Value Type and Reference Type in C#

In this post, we will try to cover the topic of value type and reference type in C# programming language.

Pictorial representation of Data types in C#

Data types in C# are illustrated in the diagram below.

Value type and reference type in C#
Data types in C#

The two main categories of C# types are as follows.

    • Value Type
    • Reference Type

Value Type In C#

Value types in C# are generally saved in the stack memory, while reference types are kept in the managed heap. A value type is a type that inherits from System.ValueType and stores data in its own memory allocation.

To put it another way, each variable, object, and value type has its own copy of the data.
In C#, a value type does not carry a reference; instead, it stores the actual value in its own stack memory location.
This means that these data types’ variables directly contain values.

In C#, there are two kinds of value types: 

    • Built-in value types in C#
    • User-defined value type in C#

int, long, float, double, byte, decimal, char, bool, short are a few examples of Built-in value types.

struct and enum are examples of user-defined value types.

Example of ‘value types in C#’

Consider the code snippet below as an example of a value type in C#.

using System;
class Program
    static void Main()
        // Here, integer x and y variables are value types
        int x = 100;
        int y  =  x;
        // increment y by 1
        Console.WriteLine($"x = {x} y = {y}");
    // Output: x = 100 y = 101

Let’s execute the above program and see the result.

Value type output
The output of the above program.

Both x and y will be present on the stack memory, but they are separate entities.

Reference type in C#

All the reference types in C# are derived from System.Object class.
Instead of storing its value directly, a reference type carries a pointer to a memory address in the managed heap that holds the actual data.
For the reference type, the real object’s reference is utilized to store in the stack memory, while the object itself is stored on the heap memory.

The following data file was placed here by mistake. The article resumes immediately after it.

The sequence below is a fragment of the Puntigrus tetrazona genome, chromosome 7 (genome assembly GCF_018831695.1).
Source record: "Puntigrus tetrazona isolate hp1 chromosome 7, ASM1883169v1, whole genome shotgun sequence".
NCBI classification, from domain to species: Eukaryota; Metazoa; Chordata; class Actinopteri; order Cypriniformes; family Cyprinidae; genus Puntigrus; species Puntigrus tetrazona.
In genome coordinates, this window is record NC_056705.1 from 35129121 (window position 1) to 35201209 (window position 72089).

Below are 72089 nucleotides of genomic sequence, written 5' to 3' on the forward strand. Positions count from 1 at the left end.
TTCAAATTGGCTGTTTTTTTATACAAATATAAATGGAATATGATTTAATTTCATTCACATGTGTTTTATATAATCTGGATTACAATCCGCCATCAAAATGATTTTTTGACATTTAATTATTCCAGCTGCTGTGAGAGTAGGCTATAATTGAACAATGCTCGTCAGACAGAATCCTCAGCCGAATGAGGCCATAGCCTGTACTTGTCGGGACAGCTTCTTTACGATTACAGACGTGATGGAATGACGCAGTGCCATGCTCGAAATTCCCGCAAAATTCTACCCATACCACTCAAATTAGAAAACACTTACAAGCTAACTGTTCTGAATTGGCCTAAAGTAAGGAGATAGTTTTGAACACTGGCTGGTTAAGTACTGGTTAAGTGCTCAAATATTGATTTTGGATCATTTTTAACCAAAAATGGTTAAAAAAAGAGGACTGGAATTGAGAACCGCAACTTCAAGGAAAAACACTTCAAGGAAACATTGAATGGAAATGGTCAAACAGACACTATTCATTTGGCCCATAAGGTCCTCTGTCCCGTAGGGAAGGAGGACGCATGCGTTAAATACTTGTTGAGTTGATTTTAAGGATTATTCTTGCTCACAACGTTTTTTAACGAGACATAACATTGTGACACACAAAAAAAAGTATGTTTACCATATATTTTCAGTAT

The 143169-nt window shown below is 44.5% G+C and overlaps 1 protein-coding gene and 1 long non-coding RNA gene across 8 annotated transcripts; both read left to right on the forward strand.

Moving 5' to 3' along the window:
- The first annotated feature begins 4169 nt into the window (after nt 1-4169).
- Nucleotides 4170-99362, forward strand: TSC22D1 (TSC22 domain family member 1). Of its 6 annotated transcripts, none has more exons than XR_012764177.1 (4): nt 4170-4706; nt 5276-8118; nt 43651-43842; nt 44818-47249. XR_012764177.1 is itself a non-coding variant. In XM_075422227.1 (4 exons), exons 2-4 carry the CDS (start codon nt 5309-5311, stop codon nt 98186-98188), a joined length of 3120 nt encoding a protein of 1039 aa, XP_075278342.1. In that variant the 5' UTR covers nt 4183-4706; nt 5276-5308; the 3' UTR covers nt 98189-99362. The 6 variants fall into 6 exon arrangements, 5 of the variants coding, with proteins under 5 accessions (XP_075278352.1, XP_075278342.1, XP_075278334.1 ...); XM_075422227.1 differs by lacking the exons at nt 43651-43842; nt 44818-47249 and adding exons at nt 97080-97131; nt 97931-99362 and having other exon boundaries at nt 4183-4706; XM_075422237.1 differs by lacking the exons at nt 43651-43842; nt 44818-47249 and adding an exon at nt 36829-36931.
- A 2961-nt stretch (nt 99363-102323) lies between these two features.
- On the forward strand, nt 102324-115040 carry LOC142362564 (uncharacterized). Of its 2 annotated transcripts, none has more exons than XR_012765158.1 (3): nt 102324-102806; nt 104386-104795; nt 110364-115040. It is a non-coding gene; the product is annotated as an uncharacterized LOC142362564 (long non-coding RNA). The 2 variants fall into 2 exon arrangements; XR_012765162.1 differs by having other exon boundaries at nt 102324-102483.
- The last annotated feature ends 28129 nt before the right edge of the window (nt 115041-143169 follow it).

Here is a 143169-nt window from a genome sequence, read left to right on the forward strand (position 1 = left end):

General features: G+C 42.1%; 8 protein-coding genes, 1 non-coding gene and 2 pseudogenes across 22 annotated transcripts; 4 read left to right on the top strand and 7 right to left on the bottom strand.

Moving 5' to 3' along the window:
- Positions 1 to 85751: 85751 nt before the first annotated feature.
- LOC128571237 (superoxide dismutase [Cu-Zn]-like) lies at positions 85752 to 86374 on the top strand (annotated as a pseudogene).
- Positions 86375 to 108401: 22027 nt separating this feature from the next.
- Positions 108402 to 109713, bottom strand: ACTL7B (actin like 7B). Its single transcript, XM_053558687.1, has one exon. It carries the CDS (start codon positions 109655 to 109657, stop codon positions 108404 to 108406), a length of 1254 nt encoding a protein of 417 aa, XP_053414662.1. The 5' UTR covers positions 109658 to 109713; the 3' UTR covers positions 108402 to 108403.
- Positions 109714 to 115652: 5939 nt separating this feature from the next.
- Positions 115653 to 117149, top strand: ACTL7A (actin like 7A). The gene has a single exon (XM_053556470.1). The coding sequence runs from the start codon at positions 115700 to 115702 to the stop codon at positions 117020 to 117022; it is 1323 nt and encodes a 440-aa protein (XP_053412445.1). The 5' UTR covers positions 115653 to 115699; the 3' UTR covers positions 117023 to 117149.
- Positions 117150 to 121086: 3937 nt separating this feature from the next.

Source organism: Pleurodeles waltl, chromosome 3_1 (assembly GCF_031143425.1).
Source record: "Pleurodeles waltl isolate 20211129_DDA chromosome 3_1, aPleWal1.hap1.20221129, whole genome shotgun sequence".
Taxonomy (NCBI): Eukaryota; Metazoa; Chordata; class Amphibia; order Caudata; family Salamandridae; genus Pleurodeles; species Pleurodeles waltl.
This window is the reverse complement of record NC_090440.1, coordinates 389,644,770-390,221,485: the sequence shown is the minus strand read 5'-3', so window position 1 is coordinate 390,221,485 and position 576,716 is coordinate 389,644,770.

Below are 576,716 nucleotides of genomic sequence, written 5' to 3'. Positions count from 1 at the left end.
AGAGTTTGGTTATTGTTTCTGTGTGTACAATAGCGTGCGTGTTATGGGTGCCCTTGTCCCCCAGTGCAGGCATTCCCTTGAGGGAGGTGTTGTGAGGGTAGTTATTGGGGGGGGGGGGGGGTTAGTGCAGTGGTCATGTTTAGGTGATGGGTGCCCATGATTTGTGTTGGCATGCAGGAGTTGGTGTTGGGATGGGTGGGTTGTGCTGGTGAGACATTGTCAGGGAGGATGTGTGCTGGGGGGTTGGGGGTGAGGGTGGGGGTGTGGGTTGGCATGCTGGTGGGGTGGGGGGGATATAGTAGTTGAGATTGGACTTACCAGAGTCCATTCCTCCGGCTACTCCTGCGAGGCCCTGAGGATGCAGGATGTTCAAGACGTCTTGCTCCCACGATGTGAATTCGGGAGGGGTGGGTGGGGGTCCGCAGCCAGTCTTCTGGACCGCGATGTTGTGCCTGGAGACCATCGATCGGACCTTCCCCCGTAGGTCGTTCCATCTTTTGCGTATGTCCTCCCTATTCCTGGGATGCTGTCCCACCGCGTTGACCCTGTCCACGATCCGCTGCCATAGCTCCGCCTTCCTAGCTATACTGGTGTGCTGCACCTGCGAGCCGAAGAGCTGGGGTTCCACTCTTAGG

Because reference types reflect the address of the variable rather than the data itself, assigning a reference variable to another does not transmit or copy the data. Instead, it duplicates the reference, pointing to the same heap location as the original item.

In the case of reference type, two variables can reference the same object in the heap memory. As a result, operations on one variable may have an impact on the object that the other variable refers to.

There are two kinds of reference types in C#.

    • built-in reference types
    • user-defined reference types

Built in reference type in C#:   object ,  string ,  dynamic 

User defined reference type in C#:  Class ,  Interface ,  Array ,  delegate 

Example of reference type in C#

Let’s understand the reference type by using the following C# program.

using System;
namespace ReferenceType
    // Here, the 'User 'class is a reference type

    class User
        // public field
        public int age = 10;
    class Program

        static void Main(string[] args)
          // Creating object of the 'User' class.
            User user1 = new User();

          // Assign object user1 to the new object user2
            User user2 = user1;

          // Print the value of object user1 and user2
            Console.WriteLine($"user1.age = {user1.age} user2.age ={user2.age}");

          //Changed value of user2 object
            user2.age = 20;

          // Print the value of object user1 and user2
            Console.WriteLine($"user1.age = {user1.age} user2.age ={user2.age}");

Let’s execute the above program and see the result.

Reference type output